Why ‘Dr. Biden’ Became a Flashpoint

5 minute read

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Jill Biden is about to inherit a new title: FLOTUS, or First Lady of the United States. But the one she’d rather hold onto is one that came in the leather-bound diploma sheath that made her “Dr. B.”

That much was made clear in an interview last night with Stephen Colbert. “One of the things that I’m most proud of is my doctorate,” Dr. Biden said in an interview with CBS’ “Late Show.” Noting that she planned to continue in a classroom when she moves into the White House in January, Dr. Biden said it just made sense to keep doing what she had done all eight years her husband was Vice President.

Dr. Biden’s decision to keep teaching isn’t what’s remarkable, although she is set to be the first First Lady to have a paying job while her husband is President. What stands out is both the conservative reaction to that decision — and the incoming administration’s hard-shouldered lean into it.

On the first point, do conservative critics realize that the current Vice President’s spouse, Karen Pence, teaches? The Wall Street Journal column that sparked a million tweets, which called on Dr. Biden to drop her academic honorific, was roundly criticized as sexist and condescending. Few would credibly think it’s acceptable to call a 69-year-old woman “kiddo,” as the writer addressed Dr. Biden.

The National Review doubled down on the column’s sentiment, labeling her academic credentials “garbage.” Fox News’ Tucker Carlson devoted seven minutes of his Wednesday show to the topic, calling Dr. Biden “borderline illiterate.” It’s hard to see why a doctorate of education is seen as irrelevant when Condoleeza Rice’s doctorate in political science had folks calling her Dr. Rice throughout her time as President George W. Bush’s national security adviser. (She later upgraded to Madam Secretary in the second term.)

On the second point, for Team Joe to start Dr. Biden’s second tenure in the executive branch with such a counter-punch signals a few important things. First, is that she’s not going to be the gracious — read: passive — player in the administration. If she’s going to be an asset, it will be in forcing conversations and winning debates, not in serving trays of cookies. Second, they’re not going to keep her under glass. Much the way Mrs. Carter sat in Cabinet meetings, Dr. Biden is signaling to the West Wing that she’s going to hold her own. And finally, she’s not afraid of a scrap. During the campaign, she famously shut down a heckler in Manchester, N.H., and half-tackled a protester in Los Angeles.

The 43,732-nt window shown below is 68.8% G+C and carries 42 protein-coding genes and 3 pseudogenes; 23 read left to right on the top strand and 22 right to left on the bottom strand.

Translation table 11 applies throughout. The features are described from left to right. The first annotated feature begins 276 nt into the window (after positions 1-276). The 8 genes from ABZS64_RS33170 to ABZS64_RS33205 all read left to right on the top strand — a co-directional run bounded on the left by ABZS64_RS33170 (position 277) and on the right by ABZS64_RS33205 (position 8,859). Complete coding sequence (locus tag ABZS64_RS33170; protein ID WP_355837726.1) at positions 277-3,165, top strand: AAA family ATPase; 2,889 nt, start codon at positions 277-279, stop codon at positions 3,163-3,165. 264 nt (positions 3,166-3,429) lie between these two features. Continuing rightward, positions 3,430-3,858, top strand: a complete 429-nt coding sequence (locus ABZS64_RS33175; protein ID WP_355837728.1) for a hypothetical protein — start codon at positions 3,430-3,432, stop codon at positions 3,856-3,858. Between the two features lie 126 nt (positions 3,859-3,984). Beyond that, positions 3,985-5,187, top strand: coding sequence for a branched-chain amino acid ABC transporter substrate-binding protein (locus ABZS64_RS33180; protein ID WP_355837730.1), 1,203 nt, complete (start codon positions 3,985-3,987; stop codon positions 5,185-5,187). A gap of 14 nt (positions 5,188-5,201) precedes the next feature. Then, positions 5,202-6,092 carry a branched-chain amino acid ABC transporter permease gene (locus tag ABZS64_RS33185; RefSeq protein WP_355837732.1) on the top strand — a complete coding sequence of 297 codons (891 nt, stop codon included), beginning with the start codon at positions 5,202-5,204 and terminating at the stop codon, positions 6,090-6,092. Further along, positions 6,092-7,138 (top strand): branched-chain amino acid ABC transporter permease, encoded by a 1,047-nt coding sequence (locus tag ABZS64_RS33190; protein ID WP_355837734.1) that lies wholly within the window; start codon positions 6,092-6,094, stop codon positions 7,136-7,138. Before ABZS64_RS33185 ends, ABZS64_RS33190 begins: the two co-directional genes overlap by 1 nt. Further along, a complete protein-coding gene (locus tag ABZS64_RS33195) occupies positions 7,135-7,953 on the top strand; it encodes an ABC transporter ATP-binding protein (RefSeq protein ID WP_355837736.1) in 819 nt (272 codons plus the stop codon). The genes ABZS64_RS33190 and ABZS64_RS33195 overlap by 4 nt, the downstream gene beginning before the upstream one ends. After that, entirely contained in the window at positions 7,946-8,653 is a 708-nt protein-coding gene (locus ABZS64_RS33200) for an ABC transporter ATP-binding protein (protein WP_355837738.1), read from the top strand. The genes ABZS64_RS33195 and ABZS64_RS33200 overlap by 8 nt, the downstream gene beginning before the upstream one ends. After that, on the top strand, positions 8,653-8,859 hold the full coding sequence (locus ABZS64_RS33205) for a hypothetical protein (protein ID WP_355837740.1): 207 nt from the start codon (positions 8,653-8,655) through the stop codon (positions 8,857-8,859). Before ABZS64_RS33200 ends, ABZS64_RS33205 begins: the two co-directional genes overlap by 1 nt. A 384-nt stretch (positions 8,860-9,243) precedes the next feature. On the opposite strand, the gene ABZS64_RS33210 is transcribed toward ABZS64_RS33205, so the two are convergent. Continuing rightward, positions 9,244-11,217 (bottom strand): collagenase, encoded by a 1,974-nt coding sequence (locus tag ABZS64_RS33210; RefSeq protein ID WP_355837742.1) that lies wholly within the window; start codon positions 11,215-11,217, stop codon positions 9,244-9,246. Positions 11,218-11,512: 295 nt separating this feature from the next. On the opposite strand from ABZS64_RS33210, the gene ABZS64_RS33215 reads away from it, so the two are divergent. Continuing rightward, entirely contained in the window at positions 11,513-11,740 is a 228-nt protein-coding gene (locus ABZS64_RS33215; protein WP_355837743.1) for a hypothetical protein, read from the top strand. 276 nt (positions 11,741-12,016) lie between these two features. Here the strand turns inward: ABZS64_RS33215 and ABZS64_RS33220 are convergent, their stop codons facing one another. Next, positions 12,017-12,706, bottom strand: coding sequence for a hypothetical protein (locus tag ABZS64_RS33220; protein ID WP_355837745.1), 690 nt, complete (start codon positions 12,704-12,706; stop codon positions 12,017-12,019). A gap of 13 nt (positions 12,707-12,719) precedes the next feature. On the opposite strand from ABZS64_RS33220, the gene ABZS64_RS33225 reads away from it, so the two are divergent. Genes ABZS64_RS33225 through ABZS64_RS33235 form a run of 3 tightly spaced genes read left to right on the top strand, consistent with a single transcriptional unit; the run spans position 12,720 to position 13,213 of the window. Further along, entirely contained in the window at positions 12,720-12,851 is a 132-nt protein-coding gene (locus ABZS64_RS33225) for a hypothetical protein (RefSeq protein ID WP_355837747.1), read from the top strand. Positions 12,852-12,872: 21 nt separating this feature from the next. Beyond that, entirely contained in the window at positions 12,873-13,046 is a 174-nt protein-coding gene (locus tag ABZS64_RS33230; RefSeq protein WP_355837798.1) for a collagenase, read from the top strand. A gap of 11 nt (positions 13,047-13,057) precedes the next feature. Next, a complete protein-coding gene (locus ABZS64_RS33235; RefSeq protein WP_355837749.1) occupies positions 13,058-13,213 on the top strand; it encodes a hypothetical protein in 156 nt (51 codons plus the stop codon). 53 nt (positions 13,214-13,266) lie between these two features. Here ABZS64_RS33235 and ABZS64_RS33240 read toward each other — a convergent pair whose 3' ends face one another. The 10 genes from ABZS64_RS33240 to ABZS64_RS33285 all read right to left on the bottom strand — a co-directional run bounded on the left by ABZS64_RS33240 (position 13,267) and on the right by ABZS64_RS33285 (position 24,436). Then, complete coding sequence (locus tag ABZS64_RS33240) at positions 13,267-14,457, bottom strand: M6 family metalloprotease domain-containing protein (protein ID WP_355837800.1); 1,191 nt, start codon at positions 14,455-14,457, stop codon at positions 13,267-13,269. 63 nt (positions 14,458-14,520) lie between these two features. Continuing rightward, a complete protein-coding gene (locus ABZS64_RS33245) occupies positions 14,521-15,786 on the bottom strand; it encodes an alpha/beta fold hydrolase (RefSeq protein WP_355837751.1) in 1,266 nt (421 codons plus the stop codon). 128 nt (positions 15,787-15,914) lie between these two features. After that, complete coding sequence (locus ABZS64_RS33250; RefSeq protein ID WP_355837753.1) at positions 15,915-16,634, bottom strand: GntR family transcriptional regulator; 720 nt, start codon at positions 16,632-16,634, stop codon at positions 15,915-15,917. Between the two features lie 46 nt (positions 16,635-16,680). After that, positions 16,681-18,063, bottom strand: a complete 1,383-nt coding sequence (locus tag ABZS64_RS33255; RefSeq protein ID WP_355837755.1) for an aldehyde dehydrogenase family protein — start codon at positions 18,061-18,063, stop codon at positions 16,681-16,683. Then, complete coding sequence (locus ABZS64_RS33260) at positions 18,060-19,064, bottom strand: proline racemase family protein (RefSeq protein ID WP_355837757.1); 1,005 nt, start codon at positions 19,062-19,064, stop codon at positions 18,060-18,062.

As former Republican National Committee spokesman Doug Heye dryly observed on Twitter, this — coupled with faux outrage over a Biden aide’s profanity in a profile — only matters to a handful of people in Washington: “3600 Americans died yesterday and we’re supposed to be worried about a staffer using a bad word or someone’s doctorate?”

None of this should be new. In 2008, I flew out of the Democrats’ convention in Denver with then-Senator Biden for a bus tour of rural Ohio and Pennsylvania. At one stop, I introduced myself to one of the Biden aides and mentioned that I’d like to say hello to Mrs. Biden, given I was going to be spending time on the road with the new team. The aide corrected me, saying that I was asking to meet Dr. Biden. The embrace of the title is not a new manifestation. It’s just that her critics are now trying to figure out how to use that credential against her.

Which perhaps Dr. Biden should take as a compliment. One of the most basic truisms in politics is that you take your opponent’s strongest characteristic and turn it into a liability. Barack Obama’s charisma and popularity were treated like celebrity, and John McCain’s experience was used to suggest he would bring no change. The fact that political rivals are starting to pick apart Dr. Biden betrays a sense of how much of a player they see her becoming. Sure, her fighting back may amplify the moment, but it also could turn her into someone who is willing to get into the muck, and not someone who refuses to wade in.

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Write to Philip Elliott at philip.elliott@time.com